Rising temperatures in the tundra of northern latitudes could affect microbial communities in ways likely to increase their production of the greenhouse gases methane and carbon dioxide, a new study of experimentally warmed Alaskan soil suggests.
The new, NSF-funded study analyzed changes in microbial soil communities being experimentally warmed.
The research took place in tundra in the interior of Alaska near Denali National Park. Six experimental blocks were created. In each block, two snow fences were constructed several feet apart to control snow cover in the winter.
Thicker winter snow cover served as an insulator, creating slightly higher temperatures — about 2 degrees Fahrenheit in the experimental plots.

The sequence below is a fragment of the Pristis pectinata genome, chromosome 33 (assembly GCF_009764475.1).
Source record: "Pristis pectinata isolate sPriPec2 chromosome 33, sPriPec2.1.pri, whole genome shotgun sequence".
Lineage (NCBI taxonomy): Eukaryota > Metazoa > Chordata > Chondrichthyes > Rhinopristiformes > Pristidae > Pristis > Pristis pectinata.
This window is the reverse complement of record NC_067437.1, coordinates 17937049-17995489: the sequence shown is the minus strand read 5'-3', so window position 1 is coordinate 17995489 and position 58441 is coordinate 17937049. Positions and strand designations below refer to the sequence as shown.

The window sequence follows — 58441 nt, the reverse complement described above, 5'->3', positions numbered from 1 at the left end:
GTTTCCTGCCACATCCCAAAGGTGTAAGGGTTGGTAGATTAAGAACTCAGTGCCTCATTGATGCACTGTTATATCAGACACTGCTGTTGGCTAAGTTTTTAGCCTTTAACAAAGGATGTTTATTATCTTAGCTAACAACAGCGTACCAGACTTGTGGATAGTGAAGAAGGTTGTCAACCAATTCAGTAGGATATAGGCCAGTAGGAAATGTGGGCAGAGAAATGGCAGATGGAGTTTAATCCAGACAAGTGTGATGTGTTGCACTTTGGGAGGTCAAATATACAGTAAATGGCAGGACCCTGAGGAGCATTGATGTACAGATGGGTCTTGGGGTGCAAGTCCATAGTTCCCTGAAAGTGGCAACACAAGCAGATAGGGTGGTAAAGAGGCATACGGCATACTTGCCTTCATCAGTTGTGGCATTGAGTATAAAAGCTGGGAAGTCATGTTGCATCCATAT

“We saw that microbial communities respond quite rapidly — within four or five years — to even modest levels of warming,” said Kostas Konstantinidis, the paper’s corresponding author and a scientist at the Georgia Institute of Technology. “Microbial species and their genes involved in carbon dioxide and methane release increased their abundance in response to the warming treatment. We were surprised to see such a response to even mild warming.”
The new study was reported in the journal Proceedings of the National Academy of Sciences. Researchers at the University of Oklahoma, Michigan State University and Northern Arizona University also collaborated.
The work underscores the importance of accurately representing the role of soil microbes in climate models, the scientists say.
The research is funded by NSF’s Division of Biological Infrastructure.
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